ASLE Comes to Spartanburg

The summer of 1997 I traveled west to Missoula, Montana to take part in a panel on “Southern Nature Writing” at a biennial conference of an emerging academic group called ASLE (The Association for the Study of Literature and Environment). When I received the invitation the group was new to me, but a little research showed ASLE had met once, two summers before, in Fort Collins, Colorado.

A friend in Spartanburg, a Converse College professor who wrote about early naturalists, was a founding ASLE member and he explained organization was mostly young English professors like him who didn’t fit so easily at the other academic meetings, job markets, and cocktail parties. They were helping define the emerging area known as “eco-criticism.” Their interests were often the nature writers from Thoreau to Barry Lopez and they liked to hike, paddle, and argue about environmental issues and policy. Some of them (like me) wrote nature essays, and there were even a few scientists hanging around at the sessions to set the humanities types straight about the natural world when they wandered too far into metaphor and post-modernism.

When I arrived in Missoula I felt as if I had found my tribe. I’ve been a member of the organization ever since and haven’t missed a conference. Since Missoula they’ve met in Kalamazoo, Michigan; Flagstaff, Arizona; Boston; and Eugene, Oregon. The organization has grown from a hundred to well over a thousand. There are now ASLE international affiliates in Canada, India, Japan, Korea, the United Kingdom, and Europe

And this year’s conference? It happened right here, Spartanburg, South Carolina. With my co-conference organizer, Wofford biologist Ellen Goldey, we hosted an intimate and exciting program like nothing ASLE has ever seen before.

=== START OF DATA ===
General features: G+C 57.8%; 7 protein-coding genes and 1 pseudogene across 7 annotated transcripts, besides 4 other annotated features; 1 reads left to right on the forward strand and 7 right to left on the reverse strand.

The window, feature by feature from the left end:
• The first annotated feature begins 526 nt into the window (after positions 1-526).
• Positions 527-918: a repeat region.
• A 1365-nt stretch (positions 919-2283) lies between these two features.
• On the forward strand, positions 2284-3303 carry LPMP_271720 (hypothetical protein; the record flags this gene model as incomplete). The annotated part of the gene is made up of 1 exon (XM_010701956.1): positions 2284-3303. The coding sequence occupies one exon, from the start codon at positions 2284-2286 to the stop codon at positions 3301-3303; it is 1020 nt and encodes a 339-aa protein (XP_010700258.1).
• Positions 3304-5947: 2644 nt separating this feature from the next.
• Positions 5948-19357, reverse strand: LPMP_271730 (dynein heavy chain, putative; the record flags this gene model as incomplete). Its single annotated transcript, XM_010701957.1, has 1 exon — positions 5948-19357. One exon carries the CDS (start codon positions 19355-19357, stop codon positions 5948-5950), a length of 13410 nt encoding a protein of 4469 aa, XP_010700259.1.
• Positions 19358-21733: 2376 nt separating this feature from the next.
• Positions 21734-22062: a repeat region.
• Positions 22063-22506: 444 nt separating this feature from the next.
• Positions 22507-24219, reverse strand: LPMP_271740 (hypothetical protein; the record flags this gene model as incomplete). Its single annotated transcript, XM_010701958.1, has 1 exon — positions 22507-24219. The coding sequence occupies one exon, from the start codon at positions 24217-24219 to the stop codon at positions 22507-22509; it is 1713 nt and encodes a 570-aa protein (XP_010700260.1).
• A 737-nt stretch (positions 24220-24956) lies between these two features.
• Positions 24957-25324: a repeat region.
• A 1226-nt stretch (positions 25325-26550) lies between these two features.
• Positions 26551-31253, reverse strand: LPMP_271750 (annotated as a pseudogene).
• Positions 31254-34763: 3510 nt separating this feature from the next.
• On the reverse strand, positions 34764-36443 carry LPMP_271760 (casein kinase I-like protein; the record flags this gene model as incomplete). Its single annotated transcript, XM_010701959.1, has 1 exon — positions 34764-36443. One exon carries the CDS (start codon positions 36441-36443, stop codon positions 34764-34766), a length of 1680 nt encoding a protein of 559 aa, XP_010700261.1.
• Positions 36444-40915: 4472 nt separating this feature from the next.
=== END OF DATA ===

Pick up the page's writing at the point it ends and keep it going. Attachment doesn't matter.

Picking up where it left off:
On June 12th almost 500 ASLE members descended on our fair city. They stayed in the Marriott, the Inn on Main, and in Wofford dorms. Some even stayed in a tent village on Wofford’s frat row.

They ate wings on the square, drank local beer in the bars and cafes. They walked our city streets wearing their name tags and carrying ASLE tote bags.

On Tuesday night our progressive mayor Bill Barnet got to address the crowd and informed our visitors about Spartanburg’s hopeful present and expanding future. Bill McKibben, the recent founder of the organization “Step it Up 2007” and one of the first to write about climate change, was our keynote. His flight was grounded by thunderstorms and he drove from Charlotte an hour to make the meeting. He delivered a passionate talk.

On Wednesday morning Wofford’s magnetic president Bernie Dunlap read a poem and everyone to our campus. That evening Fred Chappell read nature poetry. Later in the week there was a panel on Hurricane Katrina, featuring a novelist and historian, and one on the coastal Carolinas, featuring writers and an activist, and another on a new book called “Home Ground,” featuring writers discussing rare and endangered landscape words. There was a photo exhibit on mountaintop removal.

During the conference field trips visited the ReGenesis Project, Hatcher Gardens, walked downtown Spartanburg, and toured our “green” buildings, and went up the Saluda Grade to explore Carl Sanburg’s home.

For a week Spartanburg probably had more vegetarians and vegans than it’s ever seen before, and Thoreau scholars walked the streets, and post-colonial ecocritics ate cheeseburgers and fried bologna sandwiches at Ike’s. I heard somebody downtown say that this group looked more like a Phish concert than a convention.

I loved having my tribe close at hand-close enough to rub elbows with my home-town friends, family, and colleagues.

Now it’s over. Why was ASLE so important to Spartanburg? Because it places us at the center of important conversations that have never really been very public here before-global climate change, biodiversity, the fragile relationship between nature and culture-and it allowed for us to hear some of the best and the brightest discuss it all.

It also let us put our best foot forward. Arthur Cleveland’s vision put the Marriott in place. Now we need to continue bringing the world to Spartanburg. We’ll charm them-just like we did for a week with ASLE.

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